One in 100 black men and women develops heart failure before age 50, according to one of the first long-term studies to look at the life-threatening condition in younger adults.
The research suggests blacks in that age group suffer the condition at a rate 20 times higher than whites do–an astounding difference more pronounced than earlier studies had indicated.
However, those findings are based on a very small number of heart failure cases, the authors said, so more study is needed.
The takeaway message is that doctors should be more aggressive about treating young blacks who may be at risk, some experts said.
In the new study, the researchers looked at data from more than 5,100 blacks and whites in Chicago; Minneapolis; Birmingham, Ala.; and Oakland, Calif. The participants were ages 18 to 30 at the time they joined the study more than 20 years ago.
Over the years, 27 people developed heart failure by age 50 and all but one were black. Five people died, all of those black.
At the outset, blood pressure levels and weights were similar, no matter which race, said Bibbins-Domingo, an epidemiologist at the University of California at San Francisco.
But the researchers found that a disproportionate number of blacks developed high blood pressure in their young adulthood and went on to suffer heart failure. Blacks also were more likely to develop diabetes and chronic kidney disease, and to suffer an impairment in the heart muscle’s ability to contract.
It’s not clear why more blacks develop those problems so early, Bibbins-Domingo said. Possible explanations range from income and social environment to genetics, she added.
Another mystery: Researchers told those who were diagnosed with high blood pressure to see their doctors about it. But 10 years into the study, the condition was untreated or poorly controlled in 3 out of 4 black patients diagnosed.
[Editors Note: “Racial Differences in Incident Heart Failure among Young Adults,” by Kirsten Bibbins-Domingo, et al., can be read or downloaded here. There is a charge.]
Kirsten Bibbins-Domingo, Ph.D., M.D., Mark J. Pletcher, M.D., M.P.H., Feng Lin, M.S., Eric Vittinghoff, Ph.D., Julius M. Gardin, M.D., Alexander Arynchyn, M.D., Cora E. Lewis, M.D., O. Dale Williams, Ph.D., and Stephen B. Hulley, M.D., M.P.H.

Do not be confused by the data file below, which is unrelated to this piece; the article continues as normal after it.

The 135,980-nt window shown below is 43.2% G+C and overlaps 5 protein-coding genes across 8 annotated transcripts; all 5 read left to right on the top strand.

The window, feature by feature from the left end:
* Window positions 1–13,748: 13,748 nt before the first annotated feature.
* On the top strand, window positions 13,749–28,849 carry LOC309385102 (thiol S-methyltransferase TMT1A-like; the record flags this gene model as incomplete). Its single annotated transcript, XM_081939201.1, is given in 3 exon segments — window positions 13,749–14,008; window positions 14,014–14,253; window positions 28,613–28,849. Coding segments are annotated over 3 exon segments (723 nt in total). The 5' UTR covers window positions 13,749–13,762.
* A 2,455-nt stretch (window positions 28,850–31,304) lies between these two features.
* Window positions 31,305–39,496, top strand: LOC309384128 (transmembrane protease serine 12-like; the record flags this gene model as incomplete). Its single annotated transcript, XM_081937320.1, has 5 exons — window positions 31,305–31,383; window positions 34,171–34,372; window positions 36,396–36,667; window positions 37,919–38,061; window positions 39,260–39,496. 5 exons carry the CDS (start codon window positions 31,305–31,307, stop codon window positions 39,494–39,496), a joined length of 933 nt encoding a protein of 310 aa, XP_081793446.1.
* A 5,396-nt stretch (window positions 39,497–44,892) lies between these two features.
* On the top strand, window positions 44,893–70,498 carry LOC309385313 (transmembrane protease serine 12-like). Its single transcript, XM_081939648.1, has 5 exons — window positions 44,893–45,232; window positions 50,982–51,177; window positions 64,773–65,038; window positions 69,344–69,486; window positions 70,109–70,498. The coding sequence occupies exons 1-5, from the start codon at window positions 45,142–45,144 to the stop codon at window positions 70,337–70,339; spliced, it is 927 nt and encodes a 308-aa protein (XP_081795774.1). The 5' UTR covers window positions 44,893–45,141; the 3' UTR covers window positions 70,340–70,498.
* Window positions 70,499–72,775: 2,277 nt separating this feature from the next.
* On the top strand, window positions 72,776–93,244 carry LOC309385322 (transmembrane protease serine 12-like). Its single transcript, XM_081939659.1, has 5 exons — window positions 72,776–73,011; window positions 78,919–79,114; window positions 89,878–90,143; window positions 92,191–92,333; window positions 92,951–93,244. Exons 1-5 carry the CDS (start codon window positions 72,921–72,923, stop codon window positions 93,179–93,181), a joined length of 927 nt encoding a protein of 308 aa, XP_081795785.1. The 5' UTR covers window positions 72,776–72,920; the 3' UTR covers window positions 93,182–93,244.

Background The antecedents and epidemiology of heart failure in young adults are poorly understood.
Methods We prospectively assessed the incidence of heart failure over a 20-year period among 5115 blacks and whites of both sexes who were 18 to 30 years of age at baseline. Using Cox models, we examined predictors of hospitalization or death from heart failure.
Results Over the course of 20 years, heart failure developed in 27 participants (mean [±SD] age at onset, 39±6 years), all but 1 of whom were black. The cumulative incidence of heart failure before the age of 50 years was 1.1% (95% confidence interval [CI], 0.6 to 1.7) in black women, 0.9% (95% CI, 0.5 to 1.4) in black men, 0.08% (95% CI, 0.0 to 0.5) in white women, and 0% (95% CI, 0 to 0.4) in white men (P=0.001 for the comparison of black participants and white participants). Among blacks, independent predictors at 18 to 30 years of age of heart failure occurring 15 years, on average, later included higher diastolic blood pressure (hazard ratio per 10.0 mm Hg, 2.1; 95% CI, 1.4 to 3.1), higher body-mass index (the weight in kilograms divided by the square of the height in meters) (hazard ratio per 5.7 units, 1.4; 95% CI, 1.0 to 1.9), lower high-density lipoprotein cholesterol (hazard ratio per 13.3 mg per deciliter [0.34 mmol per liter], 0.6; 95% CI, 0.4 to 1.0), and kidney disease (hazard ratio, 19.8; 95% CI, 4.5 to 87.2). Three quarters of those in whom heart failure subsequently developed had hypertension by the time they were 40 years of age. Depressed systolic function, as assessed on a study echocardiogram when the participants were 23 to 35 years of age, was independently associated with the development of heart failure 10 years, on average, later (hazard ratio for abnormal systolic function, 36.9; 95% CI, 6.9 to 198.3; hazard ratio for borderline systolic function, 3.5; 95% CI, 1.2 to 10.2). Myocardial infarction, drug use, and alcohol use were not associated with the risk of heart failure.
Conclusions Incident heart failure before 50 years of age is substantially more common among blacks than among whites. Hypertension, obesity, and systolic dysfunction that are present before a person is 35 years of age are important antecedents that may be targets for the prevention of heart failure. (ClinicalTrials.gov number, NCT00005130 [ClinicalTrials.gov] .)
From the Departments of Medicine (K.B.-D., M.J.P.) and Epidemiology and Biostatistics (K.B.-D., M.J.P., F.L., E.V., S.B.H.) and the Division of General Internal Medicine and the UCSF Center for Vulnerable Populations, San Francisco General Hospital (K.B.-D.), University of California, San Francisco, San Francisco; the Department of Medicine, Hackensack University Medical Center, Hackensack, NJ (J.M.G.); and the Division of Preventive Medicine, University of Alabama at Birmingham, Birmingham (A.A., C.E.L., O.D.W.).